Until the multiplex era, prior to showtime, the screen would typically be covered by the traditional curtain which would be drawn for the feature. Some theaters, lacking a curtain, occupied the screen with slides of some form of abstract art. Currently, in multiplexes, theater chains often feature a continuous PowerPoint-like presentation of slides between showings featuring a loop of movie trivia, promotional material for the theater chains (such as encouraging patrons to purchase gift certificates and group rates, or buy concessions), or advertising for local and national businesses. Advertisements for Fandango and other convienent methods of purchasing tickets is often shown. Also prior to showing the film, reminders, in varying forms would be shown concerning theater etiquette (no smoking, no talking, no littering, removing crying babies, ect) and in recent years, added reminders to silence cellphones.
Some theatres, if projection is well-equipped, have the ability to interlock, which is where one film print runs through two projectors at the same time. Once the film is threaded and loaded in the first projector, the projectionist threads the film on multiple rings that surround the nearest wall that will designate to the projector that is closer, but both projectors must be programmed in similar format to allow both projectors to run the single print at the same time. This practice is most common with blockbuster movies in the summer and sometimes winter. Pacific Theatres and AMC Theatres are two of the theater circuits that does interlocking.
In order to obtain admission to a movie theater, the prospective theater-goer must usually purchase a ticket, which may be for an arbitrary seat ("open" or "free" seating, first-come, first-served) or for a specific one (allocated seating). Movie theaters in North America generally have open seating. Movie theaters in Europe can have free seating or numbered seating. Some theatres in Mexico offer numbered seating, in particular, Cinepolis VIP. In the case of numbered seating systems the attendee can often pick seats from a screen; sometimes the attendee cannot see the screen and has to make a choice based on still available seats. In the case of free seats, already seated customers may be forced by staff to move one or more places for the benefit of an arriving couple or group wanting to sit together.
The average price for a movie ticket in the United States is $7.08
The price of a ticket may be discounted during off-peak times e.g. for matinée, and higher at busy times, typically evenings and/or weekends. In Canada, when this practice is used, it is traditional to offer the lower prices for Tuesday for all showings, one of the slowest days of the week in the movie theatre business, which has led to the nickname "cheap Tuesday. Sometimes tickets are cheaper on Monday, or on Sunday morning. Almost all movie theaters employ economic price discrimination: tickets for youth, students, and seniors are typically cheaper. Large theater chains, such as AMC Theaters, also own smaller theaters that show "second runs" of popular films, at reduced ticket prices. Movie theaters in India and other developing countries employ price discrimination in seating arrangement: seats closer to the screen cost less, while the ones farthest from the screen cost more.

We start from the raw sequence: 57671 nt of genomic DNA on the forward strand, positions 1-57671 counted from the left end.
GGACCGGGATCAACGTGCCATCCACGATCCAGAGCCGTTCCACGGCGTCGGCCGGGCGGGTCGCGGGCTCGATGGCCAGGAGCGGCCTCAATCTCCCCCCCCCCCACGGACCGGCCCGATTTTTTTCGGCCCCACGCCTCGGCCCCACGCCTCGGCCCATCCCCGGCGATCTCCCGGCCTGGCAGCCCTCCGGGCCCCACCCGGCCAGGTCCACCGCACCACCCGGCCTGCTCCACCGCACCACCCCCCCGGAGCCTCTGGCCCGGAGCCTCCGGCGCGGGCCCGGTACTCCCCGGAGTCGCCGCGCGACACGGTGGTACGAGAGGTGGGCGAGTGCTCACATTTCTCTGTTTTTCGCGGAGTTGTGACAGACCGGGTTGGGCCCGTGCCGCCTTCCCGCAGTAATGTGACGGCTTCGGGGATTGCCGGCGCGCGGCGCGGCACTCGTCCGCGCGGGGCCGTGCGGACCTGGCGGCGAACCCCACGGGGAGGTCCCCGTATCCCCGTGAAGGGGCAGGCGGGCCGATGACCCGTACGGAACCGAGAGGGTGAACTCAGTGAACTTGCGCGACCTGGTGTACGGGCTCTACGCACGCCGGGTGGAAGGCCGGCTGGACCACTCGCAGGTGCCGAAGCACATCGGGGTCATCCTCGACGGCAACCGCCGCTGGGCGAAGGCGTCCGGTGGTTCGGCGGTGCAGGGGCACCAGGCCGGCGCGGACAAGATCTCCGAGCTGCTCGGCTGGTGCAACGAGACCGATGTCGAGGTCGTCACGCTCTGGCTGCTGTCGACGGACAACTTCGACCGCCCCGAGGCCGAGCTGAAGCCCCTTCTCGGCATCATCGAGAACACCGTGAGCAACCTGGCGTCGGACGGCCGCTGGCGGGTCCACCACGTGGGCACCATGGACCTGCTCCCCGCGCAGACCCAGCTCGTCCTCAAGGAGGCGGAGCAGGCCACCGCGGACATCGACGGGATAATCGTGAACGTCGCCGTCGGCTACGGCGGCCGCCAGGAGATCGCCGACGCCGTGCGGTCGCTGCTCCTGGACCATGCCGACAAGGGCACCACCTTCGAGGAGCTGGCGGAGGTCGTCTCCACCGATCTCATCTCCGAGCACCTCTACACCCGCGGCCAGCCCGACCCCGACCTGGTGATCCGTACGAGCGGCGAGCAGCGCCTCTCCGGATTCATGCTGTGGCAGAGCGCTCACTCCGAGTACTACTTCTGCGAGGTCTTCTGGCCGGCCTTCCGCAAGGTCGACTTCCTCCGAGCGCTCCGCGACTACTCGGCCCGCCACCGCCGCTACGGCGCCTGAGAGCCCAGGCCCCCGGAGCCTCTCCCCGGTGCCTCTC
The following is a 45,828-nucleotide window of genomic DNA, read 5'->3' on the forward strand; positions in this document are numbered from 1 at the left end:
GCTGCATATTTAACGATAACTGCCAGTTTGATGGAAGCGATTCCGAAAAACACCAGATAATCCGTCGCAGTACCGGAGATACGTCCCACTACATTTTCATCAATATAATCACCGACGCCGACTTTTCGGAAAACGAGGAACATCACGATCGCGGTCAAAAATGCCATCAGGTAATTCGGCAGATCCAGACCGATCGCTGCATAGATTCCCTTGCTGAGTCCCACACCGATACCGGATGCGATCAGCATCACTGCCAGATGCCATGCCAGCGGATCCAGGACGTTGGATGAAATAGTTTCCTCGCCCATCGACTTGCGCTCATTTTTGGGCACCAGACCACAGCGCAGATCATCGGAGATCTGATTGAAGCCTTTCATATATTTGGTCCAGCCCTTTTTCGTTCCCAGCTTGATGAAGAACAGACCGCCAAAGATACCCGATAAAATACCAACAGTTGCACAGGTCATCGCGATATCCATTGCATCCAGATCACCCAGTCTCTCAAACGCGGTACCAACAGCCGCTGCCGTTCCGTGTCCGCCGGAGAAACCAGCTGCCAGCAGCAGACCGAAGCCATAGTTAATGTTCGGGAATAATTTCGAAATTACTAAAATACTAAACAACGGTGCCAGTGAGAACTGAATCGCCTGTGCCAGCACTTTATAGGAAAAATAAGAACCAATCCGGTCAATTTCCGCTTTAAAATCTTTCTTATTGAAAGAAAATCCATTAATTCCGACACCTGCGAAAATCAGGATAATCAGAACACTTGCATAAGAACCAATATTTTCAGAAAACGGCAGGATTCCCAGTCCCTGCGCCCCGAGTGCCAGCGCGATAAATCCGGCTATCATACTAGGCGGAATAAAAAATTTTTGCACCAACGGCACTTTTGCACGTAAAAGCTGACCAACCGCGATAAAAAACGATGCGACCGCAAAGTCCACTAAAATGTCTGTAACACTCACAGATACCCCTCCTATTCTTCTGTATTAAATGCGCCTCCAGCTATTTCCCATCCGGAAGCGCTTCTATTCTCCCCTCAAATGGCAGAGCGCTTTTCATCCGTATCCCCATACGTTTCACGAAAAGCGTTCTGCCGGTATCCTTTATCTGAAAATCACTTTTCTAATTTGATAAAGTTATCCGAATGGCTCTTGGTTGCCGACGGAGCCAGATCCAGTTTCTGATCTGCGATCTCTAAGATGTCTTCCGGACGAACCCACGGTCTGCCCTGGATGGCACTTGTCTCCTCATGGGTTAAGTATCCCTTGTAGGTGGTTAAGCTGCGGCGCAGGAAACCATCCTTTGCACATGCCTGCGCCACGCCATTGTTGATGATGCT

Some movie theaters and chains sell passes for unlimited entrance. Some examples: :
Note that in Thailand there is the restriction of one viewing per movie, while in the Netherlands one can see any movie as many times as one wants.
Accordingly, a movie theater may either not be allowed to program an unrated film, or voluntarily refrain from that. In the US many mainstream movie theaters do not even show movies rated NC-17 ("No one 17 and under admitted"). Often, instead, an edited R-rated version ("Restricted. Persons under 17 are not admitted unless accompanied by parent or adult guardian.") is shown.
At a theater with a sold-out show there is often an additional ticket check, to make sure that everybody with a ticket for that show can find a seat.
The lobby may be before or after the ticket check, see below.
Arm rests pose a hindrance to intimacy for some people. Some theaters have love seats: seats for two without an armrest in the middle. The most modern theaters have movable armrests throughout the theater that when down can hold a food container as well as act as an armrest or partition between the seats and when up allow closer contact between the couple. Some theaters such as the Parkway in Oakland, California have sofas for greater comfort.
Movie theaters usually sell various snack foods and drinks on concession stands. There may be a counter, self-service where one pays at the counter, and/or coin-operated machines. Sometimes the area of sale is more like a self-service shop than a lobby (it is not suitable for consuming the goods), and one pays at the check-out between the shop and the area with the screens.
The facilities for buying snacks and drinks often represent the theater's primary source of profit since most of the ticket revenue goes to the film distributor (and onward to the movie studio). Some movie theaters forbid eating and drinking inside the viewing room (restricting such activities to the lobby), while others encourage it by fitting cup holders on the arm rests (on the front side of the arm rests of one's own chair, or the back side of the arm rests in front) and selling large portions of popcorn; also in that case bringing one's own food and drinks may be forbidden. Concessions is currently a huge area of expansion with many companies in the U.S. offering a wider range of snacks, including hot dogs and nachos.
Many theaters have embraced the "brew and view" concept, serving alcoholic beverages, in addition to snacks and popcorn. Some movie theaters such as the Alamo Drafthouse offer full restaurant service at one's seat, though this is not as widespread. McMenamins is a chain of restaurant/brewpub establishments in the U.S. states of Oregon and Washington, many of which have full movie theaters.